Allison Kilkenney: The Civilians We Care About
The recent outpouring of support from Americans for Iranian citizens ranges from the sincere to the premeditated. For every post of Twitterific solidarity from a well-intentioned American, there is a wily Jonah Goldberg spouting empty platitudes about needing to preserve freedom by _____ (we can only assume invading Iran.) Everyone seems outraged that an authoritarian power would dare to steal an election, though Americans seemed widely unconcerned when this happened in Azerbaijan in 2003 and Egypt in 2006.
There was also little outrage from Americans when police beat citizens in Agri/Kurdistan as they tried to protest election results:In fact, if one searches the database over at Human Rights Watch for “election fraud,” page after page of reportedly stolen elections comes up. But the citizens of Kenya, Nigeria, Thailand, Columbia, Uganda, Rwanda, and Armenia aren’t the citizens exploitive politicians and Americans choose to care about.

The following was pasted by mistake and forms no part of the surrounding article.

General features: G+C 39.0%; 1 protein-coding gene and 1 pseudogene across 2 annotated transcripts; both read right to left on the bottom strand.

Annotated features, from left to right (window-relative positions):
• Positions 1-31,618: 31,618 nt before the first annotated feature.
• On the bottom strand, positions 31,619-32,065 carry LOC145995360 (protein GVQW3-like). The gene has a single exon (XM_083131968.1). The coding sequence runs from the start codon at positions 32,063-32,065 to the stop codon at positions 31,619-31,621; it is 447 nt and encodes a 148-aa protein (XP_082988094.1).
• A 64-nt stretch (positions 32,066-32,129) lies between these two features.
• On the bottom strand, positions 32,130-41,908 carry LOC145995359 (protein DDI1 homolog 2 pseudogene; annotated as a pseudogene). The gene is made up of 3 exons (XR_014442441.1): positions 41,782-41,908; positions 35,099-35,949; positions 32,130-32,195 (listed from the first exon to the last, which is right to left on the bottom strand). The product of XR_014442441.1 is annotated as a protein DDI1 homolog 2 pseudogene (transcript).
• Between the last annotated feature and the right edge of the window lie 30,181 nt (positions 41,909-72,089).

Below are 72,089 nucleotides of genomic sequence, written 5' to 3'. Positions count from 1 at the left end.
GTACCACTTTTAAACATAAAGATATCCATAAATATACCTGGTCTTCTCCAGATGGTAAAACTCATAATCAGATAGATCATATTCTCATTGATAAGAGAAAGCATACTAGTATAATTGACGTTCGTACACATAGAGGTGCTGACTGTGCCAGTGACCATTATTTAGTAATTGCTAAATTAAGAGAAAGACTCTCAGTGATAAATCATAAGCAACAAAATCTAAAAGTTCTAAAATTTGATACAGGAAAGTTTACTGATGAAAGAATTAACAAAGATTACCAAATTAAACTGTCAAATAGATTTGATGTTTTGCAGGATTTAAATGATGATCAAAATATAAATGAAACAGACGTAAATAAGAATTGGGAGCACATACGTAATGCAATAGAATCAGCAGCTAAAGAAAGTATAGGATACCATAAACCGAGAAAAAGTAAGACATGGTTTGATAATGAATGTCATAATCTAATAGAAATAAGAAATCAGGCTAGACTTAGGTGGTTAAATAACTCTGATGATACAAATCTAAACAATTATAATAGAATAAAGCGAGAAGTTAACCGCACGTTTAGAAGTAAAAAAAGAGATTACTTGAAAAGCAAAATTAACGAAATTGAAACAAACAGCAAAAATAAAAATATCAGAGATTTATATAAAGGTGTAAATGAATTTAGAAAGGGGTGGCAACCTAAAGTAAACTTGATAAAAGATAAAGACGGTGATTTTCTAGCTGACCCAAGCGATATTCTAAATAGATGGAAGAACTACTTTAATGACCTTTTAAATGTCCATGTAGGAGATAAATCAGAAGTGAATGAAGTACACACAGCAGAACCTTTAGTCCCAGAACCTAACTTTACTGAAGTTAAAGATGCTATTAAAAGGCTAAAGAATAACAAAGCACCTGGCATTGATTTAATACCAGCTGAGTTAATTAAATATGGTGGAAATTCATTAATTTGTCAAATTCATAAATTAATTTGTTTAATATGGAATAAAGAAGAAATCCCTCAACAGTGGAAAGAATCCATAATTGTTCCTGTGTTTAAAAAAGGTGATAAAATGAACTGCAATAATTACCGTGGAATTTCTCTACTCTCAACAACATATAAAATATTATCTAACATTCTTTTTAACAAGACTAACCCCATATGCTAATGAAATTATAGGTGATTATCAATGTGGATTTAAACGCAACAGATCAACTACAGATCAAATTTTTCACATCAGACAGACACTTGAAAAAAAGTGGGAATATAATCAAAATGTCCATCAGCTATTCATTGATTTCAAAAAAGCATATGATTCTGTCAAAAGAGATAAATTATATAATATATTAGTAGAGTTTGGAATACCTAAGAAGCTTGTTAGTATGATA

Not only are citizens’ rights to free and fair elections being violated in many countries most Americans couldn’t even locate on a map, but the US is also currently killing innocent civilians in Iraq, Afghanistan, and Pakistan right this very moment, and Americans aren’t Twittering to stop that injustice.
In Afghanistan, over 3,000 civilians have died from US and NATO airstrikes alone (and Human Rights Watch emphasizes this is an extremely conservative figure.) HRW states, “civilian deaths from US and NATO airstrikes nearly tripled from 2006 to 2007.” The total figure of Afghans killed during the invasion is unknown, but figures range from 7,500 to 20,000 dead (when factoring indirect consequences such as civilians later dying from severe wounds.) Read more.